Precious metal of Goldsmiths

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In one of the most run-down and unprepossessing parts of the capital is a higher education institution that fizzes with creativity, and did extraordinarily well in the 1996 research assessment exercise: Goldsmiths College.

Among its alumni are the painter Bridget Riley and the fashion designer Mary Quant as well as, more recently, three Turner prizewinners - Anthony Gormley (of the Angel of the North), Damien Hirst (who put that sheep in formaldehyde) and Gillian Wearing who last year won the award for - among other things - her video of policemen sitting silently. Other graduates include most of Blur, John Cale of the Velvet Underground, the comedian Julian Clary and Brian Molko of Placebo.

Success seems to come naturally to its graduates. Why? Nick de Ville, professor of visual arts, thinks it's because the college is of the streets. It's not an ivory tower. And it represents the London inner-city culture around it . If it were in a leafy suburb it would not be so successful, he thinks.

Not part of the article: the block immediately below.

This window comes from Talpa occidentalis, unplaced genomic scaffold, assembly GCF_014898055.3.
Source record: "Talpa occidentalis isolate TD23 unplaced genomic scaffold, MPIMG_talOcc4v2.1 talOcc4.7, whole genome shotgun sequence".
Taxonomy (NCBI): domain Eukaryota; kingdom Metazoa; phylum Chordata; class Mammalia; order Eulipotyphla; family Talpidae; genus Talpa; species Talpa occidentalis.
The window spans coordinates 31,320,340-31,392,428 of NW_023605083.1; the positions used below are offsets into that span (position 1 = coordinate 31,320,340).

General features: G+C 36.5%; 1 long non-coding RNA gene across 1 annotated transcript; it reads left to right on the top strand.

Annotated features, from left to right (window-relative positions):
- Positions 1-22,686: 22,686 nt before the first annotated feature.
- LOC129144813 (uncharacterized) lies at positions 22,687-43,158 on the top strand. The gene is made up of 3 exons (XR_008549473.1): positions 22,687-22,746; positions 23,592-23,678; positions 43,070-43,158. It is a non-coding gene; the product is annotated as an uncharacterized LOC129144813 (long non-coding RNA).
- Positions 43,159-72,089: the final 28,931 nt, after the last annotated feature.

For drama professor Simon Shepherd, the answer lies in giving the students a lot of freedom to do their own thing. "But it's also important to put them under pressure, to give them new problems to solve, to provoke them into thinking - all within safe limits," he says. "And there is this sense that what they're making is the real thing. It's not just something being done to get a degree."

Above all, the college is really trying to give a wide access - to welcome students from a range of backgrounds and with different kinds of musical and artistic experiences, says music professor Simon McVeigh. It has an extraordinary mix of races and ages, a high proportion of women and a lot of mature students.

"We're very interested here - and I know Simon Rattle has expressed this view - in attracting students who have not come through the traditional A-level route."